UEW replies Avoke; says he can’t return as VC
The Governing Council of the University of Education, Winneba (UEW) says, the “dismissed” Professor Mawutor Avoke cannot return to the university as its Vice-Chancellor as he is claiming.
According to the university, the move by Prof Avoke by writing through his lawyer, requesting that the university prepares his office for his return as Vice-Chancellor today, Monday, November 26, 2018, was not only wrong in law but had no factual basis.
In a reply letter dated Friday, November 23, 2018, and signed by Prof. Emmanuel Nicholas Abakah, Chairman of the Governing Council, the UEW said, Prof Avoke would be declared “persona non-grata and dealt with in accordance with the law should he assemble on campus” for the purpose of following the “naïve” advice of his lawyer that he was “coming to re-occupy” the former office.
The embattled Vice-Chancellor of the UEW, on November 20, 2018, initiated a move to get his position back at the university.
Prof Avoke and Dr Theophilus Senyo Ackorlie, also an estranged Finance Officer of the UEW, through their lawyer, Harold Tivah Atuguba of Atuguba and Associates, asked the University to prepare their offices and make available to them the necessary tools and resources necessary for them to resume work not later than Monday, November 26, 2018.
They also asked the UEW to pay all the entitlements due them, which the university, “illegally and unreasonably withheld from them from the time of their illegal interdictions, through to their illegal dismissals, and to date.”
Prof Avoke and Dr Ackorlie argued in the said letter that, since the Supreme Court on October 31, 2018, quashed the High Court in Winneba’s decision of May 2nd, 2018 that declared their appointments as “null and void”, they were entitled to return to their positions.
But in a reply signed by Chairman of the Governing Council of the UEW, it said, the dismissals were done by subjecting Prof Avoke and the others to due process.
According to the university, the High Court Judgment which the Supreme Court quashed was never a legal matter brought to the attention of the University nor the Council.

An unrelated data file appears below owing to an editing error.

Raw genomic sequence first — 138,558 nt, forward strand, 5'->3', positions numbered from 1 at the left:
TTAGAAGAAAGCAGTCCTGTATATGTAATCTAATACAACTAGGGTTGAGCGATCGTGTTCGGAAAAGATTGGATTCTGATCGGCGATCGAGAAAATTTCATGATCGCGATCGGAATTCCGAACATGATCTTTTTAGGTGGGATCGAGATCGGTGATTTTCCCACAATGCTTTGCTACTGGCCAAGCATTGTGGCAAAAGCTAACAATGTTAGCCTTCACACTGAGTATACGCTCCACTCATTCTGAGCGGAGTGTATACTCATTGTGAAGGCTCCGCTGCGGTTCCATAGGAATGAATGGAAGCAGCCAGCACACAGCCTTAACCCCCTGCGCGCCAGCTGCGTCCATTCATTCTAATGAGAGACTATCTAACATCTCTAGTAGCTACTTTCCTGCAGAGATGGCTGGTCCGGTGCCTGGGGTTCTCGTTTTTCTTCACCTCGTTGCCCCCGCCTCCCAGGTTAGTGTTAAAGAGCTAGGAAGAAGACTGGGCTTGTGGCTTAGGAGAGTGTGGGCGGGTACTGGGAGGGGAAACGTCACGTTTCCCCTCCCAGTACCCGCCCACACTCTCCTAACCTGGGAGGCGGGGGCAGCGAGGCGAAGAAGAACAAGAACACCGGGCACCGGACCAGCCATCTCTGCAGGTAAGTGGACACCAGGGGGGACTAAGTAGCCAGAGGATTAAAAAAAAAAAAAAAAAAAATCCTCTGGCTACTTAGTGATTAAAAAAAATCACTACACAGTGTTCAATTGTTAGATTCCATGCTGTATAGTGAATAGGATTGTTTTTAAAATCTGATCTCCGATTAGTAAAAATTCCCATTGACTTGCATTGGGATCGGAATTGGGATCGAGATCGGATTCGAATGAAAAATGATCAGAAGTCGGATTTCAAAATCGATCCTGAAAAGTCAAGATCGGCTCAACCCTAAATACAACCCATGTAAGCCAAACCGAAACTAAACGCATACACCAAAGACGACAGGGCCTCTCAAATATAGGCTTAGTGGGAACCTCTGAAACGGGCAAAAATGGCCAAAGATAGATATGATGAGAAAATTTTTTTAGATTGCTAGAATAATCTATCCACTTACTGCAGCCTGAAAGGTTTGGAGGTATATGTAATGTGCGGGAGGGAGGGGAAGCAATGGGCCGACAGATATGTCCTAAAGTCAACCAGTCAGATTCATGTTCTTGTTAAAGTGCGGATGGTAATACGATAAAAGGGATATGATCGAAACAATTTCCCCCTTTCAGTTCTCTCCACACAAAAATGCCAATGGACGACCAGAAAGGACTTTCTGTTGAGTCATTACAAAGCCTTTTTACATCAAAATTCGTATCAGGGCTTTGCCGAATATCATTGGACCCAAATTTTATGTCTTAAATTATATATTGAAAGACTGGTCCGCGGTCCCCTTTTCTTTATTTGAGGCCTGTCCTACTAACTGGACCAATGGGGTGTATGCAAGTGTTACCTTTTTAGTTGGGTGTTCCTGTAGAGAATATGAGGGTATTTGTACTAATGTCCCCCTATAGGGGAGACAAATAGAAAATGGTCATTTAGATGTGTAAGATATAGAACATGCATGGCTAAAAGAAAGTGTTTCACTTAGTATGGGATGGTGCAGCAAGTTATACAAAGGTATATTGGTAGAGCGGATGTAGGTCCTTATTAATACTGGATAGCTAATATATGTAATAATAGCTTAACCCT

“Take note that, the said judgment was not executable as they were only declaratory and, therefore, could not have been the basis of the dismissal of your clients.
“Indeed, the said quashed judgment was delivered several months after your clients had been dismissed from the University on various grounds of gross misconduct and other serious breaches of rules and regulations governing their appointment as staff of the University.
“Secondly, the decision to dismiss your clients was the decision of the Governing Council of the University and not at the instance of any court decision, directive or consequential orders.
“Therefore, your warp interpretation of the Supreme Court Judgment delivered on the 31st October, 2018, that your clients be reinstated is not only wrong in law but has no factual basis,” by Prof. Emmanuel Nicholas Abakah wrote.
It would be recalled that the UEW matter started with a lawsuit initiated in May 2017 by Supi Kofi Kwayera, a former Assembly Member for Donkoryiem, a suburb of Winneba, against the UEW.
Mr Kwayera, in his legal action, claimed that the tenure of the Governing Council of the UEW elapsed in November 2013 after its members had served two 2-year terms.
According to him, the Ministry of Education failed to constitute a new governing council and allowed the defunct council to continue to operate, contrary to Section 8 of the University of Education, Winneba Act (Act 672).
He also argued that the Governing Council of the UEW appointed certain officers of the university, such as the vice-chancellor Mawutor Avoke the registrar and the finance officer and also “approved academic board recommendations for the award of certificates and honorary degrees’’, although it had “no such mandate’’.
The applicant further claimed that the council awarded “contracts to several companies to undertake projects without recourse to the Procurement Act 663’’.
He therefore, sought reliefs such as a “declaration that the extension of the mandate of the governing council of the 1st respondent by the 2nd respondent to stay in office to perform such functions as a properly appointed council was in breach of Section 8 of Act 672 and a declaration that all decisions taken by the de facto body of persons who constituted themselves as the governing council are null and void and of no effect”.
He prayed the court to order the refund of all amounts expended by the university on any contract which “side-stepped the dictates of the Procurement Act’’.